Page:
Got the Winter Blahs?
You're not alone. "Seasonal Affective Disorder (SAD) affects people when the days become shorter and can also vary with the weather if it's more or less cloudy," says John Hibbs, ND, clinical faculty member at Bastyr Center for Natural Health. Common symptoms include feeling blue, lethargic, fatigued, unmotivated and depressed. You may also oversleep, gain weight and crave carbohydrates more than usual. Fortunately, natural methods such as light therapy, nutrition, supplementation, acupuncture and herbs can help you feel like yourself again.
Since lack of exposure to sunlight seems to be a key cause of SAD, light therapy can make a big difference in your mood. A combination of a full spectrum light box and dawn simulator work best, says Dr. Hibbs. "With a light box you can sit at a table, read and spend the prescribed amount of time getting lots of exposure into your pineal gland." This stimulates serotonin, melatonin and vitamin D production, which are all essential to well being. A dawn simulator is timed and progressive, so light slowly brightens over a programmed period of time. "Between opaque blinds and a dawn simulator, you can decide to, say, have dawn in your life every day at 6:30. And your body gets used to that," says Hibbs. This works well for those who have trouble adjusting to the time change in winter, says Hibbs. "They're happier, more interested in life and doing things."
Eating a nutritional diet
"SAD is about not getting enough light, but it's also about not getting enough omega-3 fatty acids, " says nutritionist Jim Gallagher, MS, RD. Omega-3 fatty acids are important for optimum brain function. "When people eat enough omega-3s, they think more clearly." Good sources of omega-3 fatty acids (and vitamin D) include cod liver oil, salmon, mackerel, nuts and seeds. Cold water fish is also high in vitamins A and B, which are key nutrients.
For a healthful diet, aim for variety, says Gallagher. "Make sure you have a good balance of carbohydrates, proteins and fats in each one of your meals." An example of an ideal dinner would be a 3-oz. piece of wild salmon, brown rice and a dark green leafy vegetable such as spinach, which is packed with folic acid. B6 and B12 are also very important when it comes to mental health. You can find them in whole grain products. Dr. Hibbs explains, "The brain needs these nutrients for normal neurotransmitter functioning." It's best to avoid processed foods, too much caffeine and too many carbohydrates, but to make sure you include foods high in tryptophans such as legumes, quinoa, soybeans and nutritional yeast. People with SAD tend to be tryprophan-deficient.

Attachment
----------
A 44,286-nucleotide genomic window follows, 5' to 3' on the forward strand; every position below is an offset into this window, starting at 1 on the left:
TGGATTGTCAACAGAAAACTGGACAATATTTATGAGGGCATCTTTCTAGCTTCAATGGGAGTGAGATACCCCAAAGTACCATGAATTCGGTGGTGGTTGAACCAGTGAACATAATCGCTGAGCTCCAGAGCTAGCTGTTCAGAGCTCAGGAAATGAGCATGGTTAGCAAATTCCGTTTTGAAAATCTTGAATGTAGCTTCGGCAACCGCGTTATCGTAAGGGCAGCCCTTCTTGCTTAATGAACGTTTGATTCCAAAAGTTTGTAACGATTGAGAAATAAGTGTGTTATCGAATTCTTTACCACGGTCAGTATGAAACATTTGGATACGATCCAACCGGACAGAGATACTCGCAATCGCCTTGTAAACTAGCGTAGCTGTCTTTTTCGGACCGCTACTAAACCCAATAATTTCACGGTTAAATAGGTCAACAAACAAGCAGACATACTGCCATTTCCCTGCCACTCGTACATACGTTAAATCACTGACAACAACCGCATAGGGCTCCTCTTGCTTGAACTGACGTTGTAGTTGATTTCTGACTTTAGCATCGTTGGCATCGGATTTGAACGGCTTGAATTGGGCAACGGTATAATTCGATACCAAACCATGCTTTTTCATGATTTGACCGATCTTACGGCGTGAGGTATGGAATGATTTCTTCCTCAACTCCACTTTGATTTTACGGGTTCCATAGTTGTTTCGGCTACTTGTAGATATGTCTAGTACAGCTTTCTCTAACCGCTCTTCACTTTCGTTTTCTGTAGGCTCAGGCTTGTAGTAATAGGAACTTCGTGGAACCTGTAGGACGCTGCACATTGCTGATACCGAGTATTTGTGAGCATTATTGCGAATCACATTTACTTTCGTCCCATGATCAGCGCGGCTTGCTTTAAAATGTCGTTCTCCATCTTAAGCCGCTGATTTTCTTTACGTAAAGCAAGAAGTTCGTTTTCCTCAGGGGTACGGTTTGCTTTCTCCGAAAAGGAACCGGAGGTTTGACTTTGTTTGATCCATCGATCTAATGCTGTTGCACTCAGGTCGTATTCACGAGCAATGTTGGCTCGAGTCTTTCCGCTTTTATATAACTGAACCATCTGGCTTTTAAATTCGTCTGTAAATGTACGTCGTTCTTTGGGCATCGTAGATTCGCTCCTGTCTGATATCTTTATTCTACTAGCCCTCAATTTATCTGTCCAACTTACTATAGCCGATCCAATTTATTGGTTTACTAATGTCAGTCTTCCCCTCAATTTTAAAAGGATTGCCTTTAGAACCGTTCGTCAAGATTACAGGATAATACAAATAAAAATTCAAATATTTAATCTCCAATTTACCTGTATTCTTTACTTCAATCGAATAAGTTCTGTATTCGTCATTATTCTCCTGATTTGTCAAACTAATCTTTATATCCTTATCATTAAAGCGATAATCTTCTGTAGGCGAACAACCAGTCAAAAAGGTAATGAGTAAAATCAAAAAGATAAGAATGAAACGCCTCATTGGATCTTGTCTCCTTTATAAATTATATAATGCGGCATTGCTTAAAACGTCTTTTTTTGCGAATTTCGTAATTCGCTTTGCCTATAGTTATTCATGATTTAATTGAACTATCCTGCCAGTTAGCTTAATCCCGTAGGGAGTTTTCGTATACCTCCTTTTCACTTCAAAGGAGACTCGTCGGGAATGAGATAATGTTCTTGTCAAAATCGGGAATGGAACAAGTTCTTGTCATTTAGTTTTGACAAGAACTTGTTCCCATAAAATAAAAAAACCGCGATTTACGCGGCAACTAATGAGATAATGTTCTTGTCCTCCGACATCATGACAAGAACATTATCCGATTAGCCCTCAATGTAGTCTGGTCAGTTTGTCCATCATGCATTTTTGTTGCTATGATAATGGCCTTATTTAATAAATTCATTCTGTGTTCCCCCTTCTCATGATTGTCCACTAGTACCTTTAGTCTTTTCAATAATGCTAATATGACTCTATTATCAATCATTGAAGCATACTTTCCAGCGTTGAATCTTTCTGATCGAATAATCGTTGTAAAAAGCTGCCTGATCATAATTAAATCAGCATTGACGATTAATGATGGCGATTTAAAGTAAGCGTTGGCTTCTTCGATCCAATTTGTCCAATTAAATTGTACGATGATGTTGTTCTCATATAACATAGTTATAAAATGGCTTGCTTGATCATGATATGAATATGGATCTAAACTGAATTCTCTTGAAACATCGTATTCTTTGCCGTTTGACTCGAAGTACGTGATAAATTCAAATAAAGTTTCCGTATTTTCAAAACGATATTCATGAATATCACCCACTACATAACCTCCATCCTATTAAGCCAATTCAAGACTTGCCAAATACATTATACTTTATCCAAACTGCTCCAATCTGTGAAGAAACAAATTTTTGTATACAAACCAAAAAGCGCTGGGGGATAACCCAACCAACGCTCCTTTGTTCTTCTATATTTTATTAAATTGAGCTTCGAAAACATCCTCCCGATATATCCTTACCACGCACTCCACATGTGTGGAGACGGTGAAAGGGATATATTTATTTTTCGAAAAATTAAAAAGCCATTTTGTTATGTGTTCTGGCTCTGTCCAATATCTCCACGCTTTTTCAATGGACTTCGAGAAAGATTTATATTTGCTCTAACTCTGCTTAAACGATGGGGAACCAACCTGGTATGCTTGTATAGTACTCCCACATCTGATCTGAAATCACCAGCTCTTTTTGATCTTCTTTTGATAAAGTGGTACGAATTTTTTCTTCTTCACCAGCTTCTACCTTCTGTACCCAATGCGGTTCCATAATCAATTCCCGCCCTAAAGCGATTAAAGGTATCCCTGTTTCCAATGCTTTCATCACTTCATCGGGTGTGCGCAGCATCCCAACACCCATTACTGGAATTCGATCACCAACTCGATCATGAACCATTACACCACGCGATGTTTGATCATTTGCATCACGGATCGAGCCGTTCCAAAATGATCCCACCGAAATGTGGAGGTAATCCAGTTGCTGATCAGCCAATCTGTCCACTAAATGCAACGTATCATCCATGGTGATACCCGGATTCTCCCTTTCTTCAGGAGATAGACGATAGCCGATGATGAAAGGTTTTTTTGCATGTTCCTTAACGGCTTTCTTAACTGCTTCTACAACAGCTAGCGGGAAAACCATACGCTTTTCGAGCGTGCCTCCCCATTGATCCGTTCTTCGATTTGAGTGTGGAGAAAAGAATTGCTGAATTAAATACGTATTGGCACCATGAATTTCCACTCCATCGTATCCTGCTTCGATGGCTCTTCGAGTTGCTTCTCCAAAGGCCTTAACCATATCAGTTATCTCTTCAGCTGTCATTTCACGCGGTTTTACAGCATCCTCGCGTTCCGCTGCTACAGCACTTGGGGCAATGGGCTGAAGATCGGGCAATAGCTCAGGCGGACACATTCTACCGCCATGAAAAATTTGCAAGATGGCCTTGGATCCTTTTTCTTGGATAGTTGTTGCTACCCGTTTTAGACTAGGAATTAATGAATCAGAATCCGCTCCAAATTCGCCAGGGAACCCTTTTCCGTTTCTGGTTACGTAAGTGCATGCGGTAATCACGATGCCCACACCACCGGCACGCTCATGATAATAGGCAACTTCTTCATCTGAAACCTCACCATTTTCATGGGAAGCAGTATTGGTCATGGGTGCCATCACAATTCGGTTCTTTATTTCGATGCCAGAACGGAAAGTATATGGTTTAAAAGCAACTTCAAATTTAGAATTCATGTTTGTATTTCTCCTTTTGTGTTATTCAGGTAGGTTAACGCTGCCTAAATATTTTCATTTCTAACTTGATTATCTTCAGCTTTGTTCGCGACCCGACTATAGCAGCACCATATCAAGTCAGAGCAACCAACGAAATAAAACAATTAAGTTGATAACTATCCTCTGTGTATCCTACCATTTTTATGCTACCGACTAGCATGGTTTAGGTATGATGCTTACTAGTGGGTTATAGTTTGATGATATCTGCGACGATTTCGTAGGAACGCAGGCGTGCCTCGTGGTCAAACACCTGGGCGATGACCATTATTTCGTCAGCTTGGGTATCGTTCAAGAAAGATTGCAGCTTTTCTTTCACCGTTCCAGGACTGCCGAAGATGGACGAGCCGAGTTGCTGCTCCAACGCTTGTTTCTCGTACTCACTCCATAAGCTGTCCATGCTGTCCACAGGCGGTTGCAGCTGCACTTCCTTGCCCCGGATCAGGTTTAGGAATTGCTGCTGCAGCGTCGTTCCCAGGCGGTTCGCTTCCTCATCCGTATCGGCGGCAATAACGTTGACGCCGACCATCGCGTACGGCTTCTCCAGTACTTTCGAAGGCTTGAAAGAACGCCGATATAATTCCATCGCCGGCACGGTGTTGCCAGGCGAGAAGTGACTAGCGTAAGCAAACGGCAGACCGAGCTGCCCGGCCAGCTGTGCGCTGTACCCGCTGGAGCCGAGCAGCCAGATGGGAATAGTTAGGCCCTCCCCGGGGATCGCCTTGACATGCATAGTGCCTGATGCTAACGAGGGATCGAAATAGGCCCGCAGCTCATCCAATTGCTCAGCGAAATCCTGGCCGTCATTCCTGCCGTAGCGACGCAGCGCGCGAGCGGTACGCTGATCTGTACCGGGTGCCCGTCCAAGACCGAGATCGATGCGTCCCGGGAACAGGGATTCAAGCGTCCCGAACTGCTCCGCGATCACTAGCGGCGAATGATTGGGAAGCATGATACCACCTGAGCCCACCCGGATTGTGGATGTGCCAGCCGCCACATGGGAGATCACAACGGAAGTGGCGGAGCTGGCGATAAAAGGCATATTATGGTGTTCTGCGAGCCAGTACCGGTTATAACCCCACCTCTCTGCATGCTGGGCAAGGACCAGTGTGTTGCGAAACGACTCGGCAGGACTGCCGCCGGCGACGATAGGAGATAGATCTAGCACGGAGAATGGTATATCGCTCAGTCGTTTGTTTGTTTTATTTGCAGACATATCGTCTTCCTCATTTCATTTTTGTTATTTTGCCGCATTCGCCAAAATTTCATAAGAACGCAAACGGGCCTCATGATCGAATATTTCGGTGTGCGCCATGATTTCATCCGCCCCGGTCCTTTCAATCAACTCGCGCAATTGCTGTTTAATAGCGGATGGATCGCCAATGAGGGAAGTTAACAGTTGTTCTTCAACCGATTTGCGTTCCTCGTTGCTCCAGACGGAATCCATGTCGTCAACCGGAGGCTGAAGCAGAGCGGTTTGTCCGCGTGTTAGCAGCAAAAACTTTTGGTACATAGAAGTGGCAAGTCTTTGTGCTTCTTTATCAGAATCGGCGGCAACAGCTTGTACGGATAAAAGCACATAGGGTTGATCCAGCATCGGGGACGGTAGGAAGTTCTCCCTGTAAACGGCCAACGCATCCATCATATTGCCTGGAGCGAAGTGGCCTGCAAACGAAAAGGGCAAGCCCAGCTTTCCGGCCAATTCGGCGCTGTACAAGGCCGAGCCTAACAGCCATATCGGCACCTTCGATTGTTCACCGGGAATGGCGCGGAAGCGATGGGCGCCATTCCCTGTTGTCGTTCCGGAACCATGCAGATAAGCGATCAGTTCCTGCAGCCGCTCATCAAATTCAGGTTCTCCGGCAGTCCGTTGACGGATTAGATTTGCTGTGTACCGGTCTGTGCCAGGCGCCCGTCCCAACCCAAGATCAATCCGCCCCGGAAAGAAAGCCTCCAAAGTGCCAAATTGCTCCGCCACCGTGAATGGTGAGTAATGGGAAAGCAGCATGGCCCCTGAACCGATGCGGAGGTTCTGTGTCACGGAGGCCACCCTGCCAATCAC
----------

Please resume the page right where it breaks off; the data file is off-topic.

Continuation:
It's also important to keep your blood sugar stable. "To maintain normal blood sugar, eat small but frequent meals every two to three hours. A small snack, such as fruit, is always a good choice, or a meal," says Gallagher. "Drink six to eight glasses of water a day to ensure adequate hydration, make sure you exercise and get out in the sun as much as possible."
Taking the right supplements
Supplementing with vitamin D can help alleviate SAD, as well. "Low blood levels of vitamin D correlate with a higher incidence of winter time depression," says Dr. Hibbs. "Patients with SAD and low blood levels of vitamin D who supplement with vitamin D have significant improvement in their symptoms of depression." Make sure you take the recommended RDA of Vitamin D, which is 400 IU.
Taking melatonin before bed can help those with SAD who have trouble sleeping. "Small amounts are quite safe," says Dr. Hibbs. "It's typical to start out taking between 1-3 milligrams. If you feel too groggy, reduce your dose. You'll feel and sleep better."
St. John's wort can also help alleviate the symptoms of SAD, says Dr. Hibbs. If you sense that your SAD is really depression, though, see a mental health professional. "If I talk to people and they think that in addition to SAD, there are things troubling them, I might refer them to a counseling provider or psychologist for further assessment."
The benefits of Chinese medicine
Chinese medicine incorporates a holistic approach that can benefit those with SAD as well. "We treat a pattern of disharmony, and each pattern is unique, so we individualize treatment for SAD depending on what's wrong," says Steve Given, LAc, clinical faculty member in acupuncture and Oriental medicine. Our goal is to restore the balance between the organs, balance the yin and yang and get the qi (or energy) flow going. Tai chi, Qi gong and yoga are all practices that restore the proper movement of qi. A licensed acupuncturist with training and experience in Chinese herbs can also prescribe a combination of acupuncture and herbs to ease the symptoms of SAD and boost your mood.
Writer: Chrystle Fiedler, who writes about alternative medicine and is a regular contributor to Woman's Day, Prevention and Energy Times.
Contributors: John Hibbs, ND; Steve Given, LAc; Jim Gallagher, RD
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